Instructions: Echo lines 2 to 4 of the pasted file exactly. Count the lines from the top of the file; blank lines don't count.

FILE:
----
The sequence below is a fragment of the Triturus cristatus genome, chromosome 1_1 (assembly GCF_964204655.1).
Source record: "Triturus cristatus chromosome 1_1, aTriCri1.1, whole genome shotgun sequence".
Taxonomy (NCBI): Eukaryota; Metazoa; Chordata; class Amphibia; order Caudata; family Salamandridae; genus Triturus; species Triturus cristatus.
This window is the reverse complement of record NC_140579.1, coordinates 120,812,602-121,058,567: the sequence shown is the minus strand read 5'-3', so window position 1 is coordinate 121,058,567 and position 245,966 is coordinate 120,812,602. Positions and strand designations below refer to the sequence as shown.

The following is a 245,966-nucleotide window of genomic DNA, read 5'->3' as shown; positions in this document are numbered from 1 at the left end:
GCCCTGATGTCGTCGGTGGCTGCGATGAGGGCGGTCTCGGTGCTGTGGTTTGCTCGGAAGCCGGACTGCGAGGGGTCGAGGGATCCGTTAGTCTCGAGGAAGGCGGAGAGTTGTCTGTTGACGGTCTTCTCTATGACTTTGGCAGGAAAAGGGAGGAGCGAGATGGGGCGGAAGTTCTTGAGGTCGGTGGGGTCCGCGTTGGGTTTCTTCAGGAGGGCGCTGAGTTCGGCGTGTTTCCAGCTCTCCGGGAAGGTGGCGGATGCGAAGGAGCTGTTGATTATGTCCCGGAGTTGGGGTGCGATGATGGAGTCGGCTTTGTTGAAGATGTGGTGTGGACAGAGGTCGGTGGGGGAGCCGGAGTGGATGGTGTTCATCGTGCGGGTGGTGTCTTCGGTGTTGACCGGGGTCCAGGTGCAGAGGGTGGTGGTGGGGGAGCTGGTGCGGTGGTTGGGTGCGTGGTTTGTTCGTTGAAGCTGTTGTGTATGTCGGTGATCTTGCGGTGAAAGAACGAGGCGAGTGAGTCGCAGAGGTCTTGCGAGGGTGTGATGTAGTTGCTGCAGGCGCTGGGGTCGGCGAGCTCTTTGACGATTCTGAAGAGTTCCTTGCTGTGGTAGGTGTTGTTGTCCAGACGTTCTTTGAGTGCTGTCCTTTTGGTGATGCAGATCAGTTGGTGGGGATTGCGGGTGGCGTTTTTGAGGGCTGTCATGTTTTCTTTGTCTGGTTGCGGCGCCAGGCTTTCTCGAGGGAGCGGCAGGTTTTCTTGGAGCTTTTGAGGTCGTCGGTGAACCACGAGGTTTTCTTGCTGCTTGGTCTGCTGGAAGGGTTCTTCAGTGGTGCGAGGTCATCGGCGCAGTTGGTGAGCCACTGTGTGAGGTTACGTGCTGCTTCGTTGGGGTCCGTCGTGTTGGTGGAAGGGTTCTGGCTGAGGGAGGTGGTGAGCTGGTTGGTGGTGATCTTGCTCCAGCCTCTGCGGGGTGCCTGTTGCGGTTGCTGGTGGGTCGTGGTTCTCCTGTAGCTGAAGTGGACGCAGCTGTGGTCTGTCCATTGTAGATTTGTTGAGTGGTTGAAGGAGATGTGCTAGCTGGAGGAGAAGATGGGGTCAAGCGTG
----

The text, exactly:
Source record: "Triturus cristatus chromosome 1_1, aTriCri1.1, whole genome shotgun sequence".
Taxonomy (NCBI): Eukaryota; Metazoa; Chordata; class Amphibia; order Caudata; family Salamandridae; genus Triturus; species Triturus cristatus.
This window is the reverse complement of record NC_140579.1, coordinates 120,812,602-121,058,567: the sequence shown is the minus strand read 5'-3', so window position 1 is coordinate 121,058,567 and position 245,966 is coordinate 120,812,602. Positions and strand designations below refer to the sequence as shown.